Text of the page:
- 1. Spend Less Money and Take Inventory
- 2. Track Expenses As They Happen
- 3. Optimize Your Living Situation
- 4. Find A Cheap Cell Phone Plan
- 5. Optimize Your Time
- 6. Bring a List to the Grocery Store
- 7. Buy Quality Goods
- 8. Dinner and Drinks?
- 9. Rent Before Buying
- 10. Tools You Can Use to Stop Wasting Money
- Bottom Line
- Show Notes
All of us have spending leaks. We’re spending money on things we shouldn’t. How can we stop wasting money? Read on!
We’re getting back to basics. While you were all busy investing in real estate and monitoring your portfolios, you’ve been steadily wasting money. We’re all guilty of it, but from time to time we need to go back to personal finance 101 and take a hard look at how much we are spending daily.
1. Spend Less Money and Take Inventory
How many transactions are charged to your credit card that you forgot about or know about and don’t use but don’t bother canceling? When it’s $8 a month for Netflix (or streaming service of choice) that you don’t watch and $35 a month there for a gym membership you don’t use, it starts to add up.
Sit down and go through your credit card transactions. Stop those subscription expenses that you don’t use. When you don’t even swipe your card for transactions like those, you don’t realize how much money you’re wasting.
Little Money Wasters
And when you hand over your card for little things like coffee or bodega bacon, egg, and cheese, at that moment, you don’t feel like you are losing anything during that transaction. You’re just pulling money out of your checking account you don’t see.
Do you really enjoy that coffee each morning or is it just part of your routine on your way to work? If you sit down and drink your coffee and read the paper, fair enough. That is enjoyable.
But if you just grab it after you leave home (where there is coffee) and before you get to the office (where there is coffee), you’re wasting money. It’s just a habit. A habit you are wasting money on with no real return.
Maybe you meet friends every week for trivia night or board games. This is something you don’t have to spend money on; it’s not a necessity. But it is enjoyable, probably more enjoyable than your coffee on the way to work.
Or maybe you enjoy them both. But nearly all of us have limited resources and only so much disposable income. You will sometimes have to choose between two things you enjoy or start thinking about how you can earn extra money.
2. Track Expenses As They Happen
Because spending these relatively small amounts of money doesn’t feel like spending money, you have to make it more painful. Every time you spend money, write it down as it happens in a little notebook or log it into an app like Spending Tracker (for iOS) or Expense Manager (for Android).
If you can’t manage that, use the boot camp of budgeting systems, the envelope method. It’s strict, but it works. You make an envelope for each of your non-fixed expenses; things like gas, groceries, clothes, entertainment, etc., and budget a certain amount of money for each envelope.
When an envelope is empty, you have no more money to spend in that category until the following week or month. No credit or debit card to bail you out, you leave those at home until you are disciplined enough to make the envelope method work sans envelopes.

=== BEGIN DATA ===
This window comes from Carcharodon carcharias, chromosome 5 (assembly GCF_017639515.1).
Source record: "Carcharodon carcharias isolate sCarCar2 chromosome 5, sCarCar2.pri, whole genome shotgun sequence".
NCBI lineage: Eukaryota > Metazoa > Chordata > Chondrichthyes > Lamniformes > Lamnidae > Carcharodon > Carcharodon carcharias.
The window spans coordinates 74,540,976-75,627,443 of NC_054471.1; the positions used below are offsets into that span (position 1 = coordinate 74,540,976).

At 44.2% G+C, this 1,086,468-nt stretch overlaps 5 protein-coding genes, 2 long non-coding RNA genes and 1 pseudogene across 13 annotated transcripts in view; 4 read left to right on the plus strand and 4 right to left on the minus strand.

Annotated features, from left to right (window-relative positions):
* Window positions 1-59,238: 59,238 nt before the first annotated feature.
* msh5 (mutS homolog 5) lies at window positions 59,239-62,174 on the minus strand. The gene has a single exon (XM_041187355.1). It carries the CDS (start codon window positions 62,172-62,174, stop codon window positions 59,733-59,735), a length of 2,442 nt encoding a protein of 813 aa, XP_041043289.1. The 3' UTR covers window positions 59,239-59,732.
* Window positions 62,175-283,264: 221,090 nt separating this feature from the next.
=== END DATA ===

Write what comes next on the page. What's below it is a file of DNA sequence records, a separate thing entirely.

This is our guide to budgeting simply and effectively. We walk you through exactly how to use Mint, what your budget should be, and how to monitor your spending automatically.
3. Optimize Your Living Situation
There is one sure way to stop wasting money: Get a cheaper living situation.
That might mean moving home with mom and dad for a time, getting a roommate, moving to a cheaper apartment or home, or moving to a location with a lower cost of living than where you are now.
The personal finance rule of thumb is to spend no more than one-third of your income on rent. LMM thinks that should be no more than a quarter.
We live in too much house. The bigger your house, the more stuff you buy to fill it, the more it costs to heat and cool (a larger house means a higher utility bill!), the more time it takes to clean and maintain it. You don’t need so much house.
You also don’t need to live in the expensive hipster neighborhood. You’re not a hipster; you’re not a BoBo, you are not a Shoreditch true believer. You don’t need to live within walking distance of the coffee shop that sells the cat poo beans coffee. You can drink Cafe Bustelo like the rest of us.
4. Find A Cheap Cell Phone Plan
Don’t pay full price for a cell phone provider when there are less-expensive alternatives. Think about getting a prepaid plan with Republic Wireless, non-prepaid plans with U.S. Cellular, or pay-as-you-go plans with T-Mobile.
Take inventory of exactly what you’re using your cell phone for and adjust your plan to reflect it.
5. Optimize Your Time
Do you go to the grocery store without a list and then have to go back because you forgot a key ingredient? Do you get home from the second grocery trip and realize that you were supposed to pick up the dry cleaning from the place that is just across the street from the grocery store?
This all comes down to poor planning. You’re wasting money at the gas station, and it’s costing you time. Keep a list of this kind of stuff, what groceries you need and what errands you need to do. This way you can coordinate things and not have to backtrack all over town.
6. Bring a List to the Grocery Store
Food waste in America is high. Nearly half of it gets thrown away because we don’t prep. If you can read, you can cook. If you can read and cook, you can use meal planning and prep to save time, money, and improve your health and weight if that is something you need to do.